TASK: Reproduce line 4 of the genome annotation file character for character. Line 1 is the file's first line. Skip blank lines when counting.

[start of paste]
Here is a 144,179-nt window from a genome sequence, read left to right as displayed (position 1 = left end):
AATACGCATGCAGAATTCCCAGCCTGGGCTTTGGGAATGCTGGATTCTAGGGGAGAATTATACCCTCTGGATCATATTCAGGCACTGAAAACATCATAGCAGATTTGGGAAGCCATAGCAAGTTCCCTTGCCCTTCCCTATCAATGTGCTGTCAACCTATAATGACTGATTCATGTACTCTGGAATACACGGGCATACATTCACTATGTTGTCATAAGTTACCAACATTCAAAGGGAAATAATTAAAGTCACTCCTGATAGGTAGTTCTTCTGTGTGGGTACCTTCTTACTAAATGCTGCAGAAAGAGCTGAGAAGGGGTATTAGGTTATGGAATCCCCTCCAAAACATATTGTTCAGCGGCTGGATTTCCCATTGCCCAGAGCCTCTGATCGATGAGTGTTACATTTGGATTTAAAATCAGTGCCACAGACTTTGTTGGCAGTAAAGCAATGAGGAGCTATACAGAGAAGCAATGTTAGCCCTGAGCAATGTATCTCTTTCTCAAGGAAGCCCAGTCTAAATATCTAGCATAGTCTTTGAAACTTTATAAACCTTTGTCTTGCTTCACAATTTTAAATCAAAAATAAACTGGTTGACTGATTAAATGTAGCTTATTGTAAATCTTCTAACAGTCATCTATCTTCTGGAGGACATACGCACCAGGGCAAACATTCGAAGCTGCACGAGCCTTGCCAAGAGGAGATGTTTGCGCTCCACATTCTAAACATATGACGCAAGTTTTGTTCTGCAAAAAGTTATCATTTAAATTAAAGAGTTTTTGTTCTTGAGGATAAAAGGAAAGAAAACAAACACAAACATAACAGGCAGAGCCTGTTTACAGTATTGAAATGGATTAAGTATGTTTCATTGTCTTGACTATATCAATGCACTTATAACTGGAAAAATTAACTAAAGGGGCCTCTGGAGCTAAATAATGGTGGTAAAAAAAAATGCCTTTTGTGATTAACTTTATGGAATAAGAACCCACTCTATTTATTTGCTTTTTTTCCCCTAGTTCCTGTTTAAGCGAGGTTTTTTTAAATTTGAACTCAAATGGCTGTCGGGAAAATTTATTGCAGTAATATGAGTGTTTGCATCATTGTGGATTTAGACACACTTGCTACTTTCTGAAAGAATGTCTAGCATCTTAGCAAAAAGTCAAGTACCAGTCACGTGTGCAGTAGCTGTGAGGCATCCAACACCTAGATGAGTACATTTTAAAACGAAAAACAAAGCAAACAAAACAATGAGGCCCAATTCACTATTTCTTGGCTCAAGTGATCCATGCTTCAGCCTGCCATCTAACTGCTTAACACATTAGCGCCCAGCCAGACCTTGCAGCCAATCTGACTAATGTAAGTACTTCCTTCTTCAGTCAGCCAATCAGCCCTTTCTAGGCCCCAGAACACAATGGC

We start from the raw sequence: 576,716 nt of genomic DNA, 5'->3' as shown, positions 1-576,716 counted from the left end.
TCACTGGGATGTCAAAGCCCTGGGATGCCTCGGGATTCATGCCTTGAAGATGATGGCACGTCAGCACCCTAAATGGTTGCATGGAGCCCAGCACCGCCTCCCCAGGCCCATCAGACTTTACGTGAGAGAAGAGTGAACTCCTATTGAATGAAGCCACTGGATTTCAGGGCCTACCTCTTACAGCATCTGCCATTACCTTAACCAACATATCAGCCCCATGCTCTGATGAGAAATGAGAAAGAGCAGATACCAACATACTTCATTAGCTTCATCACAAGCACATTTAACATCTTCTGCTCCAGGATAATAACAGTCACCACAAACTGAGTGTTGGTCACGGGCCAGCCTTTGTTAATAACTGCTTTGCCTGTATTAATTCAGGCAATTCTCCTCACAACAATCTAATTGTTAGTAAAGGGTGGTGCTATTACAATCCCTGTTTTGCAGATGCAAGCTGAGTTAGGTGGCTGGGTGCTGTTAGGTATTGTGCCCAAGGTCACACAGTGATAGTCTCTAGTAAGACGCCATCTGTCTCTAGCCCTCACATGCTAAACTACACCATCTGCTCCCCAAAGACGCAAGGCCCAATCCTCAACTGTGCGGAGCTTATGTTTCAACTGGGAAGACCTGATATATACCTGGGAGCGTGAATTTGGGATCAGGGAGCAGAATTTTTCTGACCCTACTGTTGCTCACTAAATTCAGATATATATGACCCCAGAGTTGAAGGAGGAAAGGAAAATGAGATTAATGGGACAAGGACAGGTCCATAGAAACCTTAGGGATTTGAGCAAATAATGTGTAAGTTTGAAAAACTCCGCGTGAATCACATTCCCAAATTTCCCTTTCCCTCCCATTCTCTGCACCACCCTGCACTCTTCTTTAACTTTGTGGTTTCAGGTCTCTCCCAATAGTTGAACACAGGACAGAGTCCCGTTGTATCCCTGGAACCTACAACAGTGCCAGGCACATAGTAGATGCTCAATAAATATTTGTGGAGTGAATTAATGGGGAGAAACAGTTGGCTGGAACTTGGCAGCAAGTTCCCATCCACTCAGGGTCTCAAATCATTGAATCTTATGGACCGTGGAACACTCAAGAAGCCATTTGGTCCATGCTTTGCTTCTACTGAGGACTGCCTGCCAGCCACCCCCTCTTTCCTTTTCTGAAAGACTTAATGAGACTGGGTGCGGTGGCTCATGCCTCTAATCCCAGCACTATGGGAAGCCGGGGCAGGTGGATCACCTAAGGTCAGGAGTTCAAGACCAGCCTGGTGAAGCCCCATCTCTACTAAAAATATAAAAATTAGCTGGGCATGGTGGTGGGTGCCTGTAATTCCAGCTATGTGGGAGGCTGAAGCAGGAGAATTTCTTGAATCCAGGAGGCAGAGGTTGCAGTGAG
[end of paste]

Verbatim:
TCACTGGGATGTCAAAGCCCTGGGATGCCTCGGGATTCATGCCTTGAAGATGATGGCACGTCAGCACCCTAAATGGTTGCATGGAGCCCAGCACCGCCTCCCCAGGCCCATCAGACTTTACGTGAGAGAAGAGTGAACTCCTATTGAATGAAGCCACTGGATTTCAGGGCCTACCTCTTACAGCATCTGCCATTACCTTAACCAACATATCAGCCCCATGCTCTGATGAGAAATGAGAAAGAGCAGATACCAACATACTTCATTAGCTTCATCACAAGCACATTTAACATCTTCTGCTCCAGGATAATAACAGTCACCACAAACTGAGTGTTGGTCACGGGCCAGCCTTTGTTAATAACTGCTTTGCCTGTATTAATTCAGGCAATTCTCCTCACAACAATCTAATTGTTAGTAAAGGGTGGTGCTATTACAATCCCTGTTTTGCAGATGCAAGCTGAGTTAGGTGGCTGGGTGCTGTTAGGTATTGTGCCCAAGGTCACACAGTGATAGTCTCTAGTAAGACGCCATCTGTCTCTAGCCCTCACATGCTAAACTACACCATCTGCTCCCCAAAGACGCAAGGCCCAATCCTCAACTGTGCGGAGCTTATGTTTCAACTGGGAAGACCTGATATATACCTGGGAGCGTGAATTTGGGATCAGGGAGCAGAATTTTTCTGACCCTACTGTTGCTCACTAAATTCAGATATATATGACCCCAGAGTTGAAGGAGGAAAGGAAAATGAGATTAATGGGACAAGGACAGGTCCATAGAAACCTTAGGGATTTGAGCAAATAATGTGTAAGTTTGAAAAACTCCGCGTGAATCACATTCCCAAATTTCCCTTTCCCTCCCATTCTCTGCACCACCCTGCACTCTTCTTTAACTTTGTGGTTTCAGGTCTCTCCCAATAGTTGAACACAGGACAGAGTCCCGTTGTATCCCTGGAACCTACAACAGTGCCAGGCACATAGTAGATGCTCAATAAATATTTGTGGAGTGAATTAATGGGGAGAAACAGTTGGCTGGAACTTGGCAGCAAGTTCCCATCCACTCAGGGTCTCAAATCATTGAATCTTATGGACCGTGGAACACTCAAGAAGCCATTTGGTCCATGCTTTGCTTCTACTGAGGACTGCCTGCCAGCCACCCCCTCTTTCCTTTTCTGAAAGACTTAATGAGACTGGGTGCGGTGGCTCATGCCTCTAATCCCAGCACTATGGGAAGCCGGGGCAGGTGGATCACCTAAGGTCAGGAGTTCAAGACCAGCCTGGTGAAGCCCCATCTCTACTAAAAATATAAAAATTAGCTGGGCATGGTGGTGGGTGCCTGTAATTCCAGCTATGTGGGAGGCTGAAGCAGGAGAATTTCTTGAATCCAGGAGGCAGAGGTTGCAGTGAG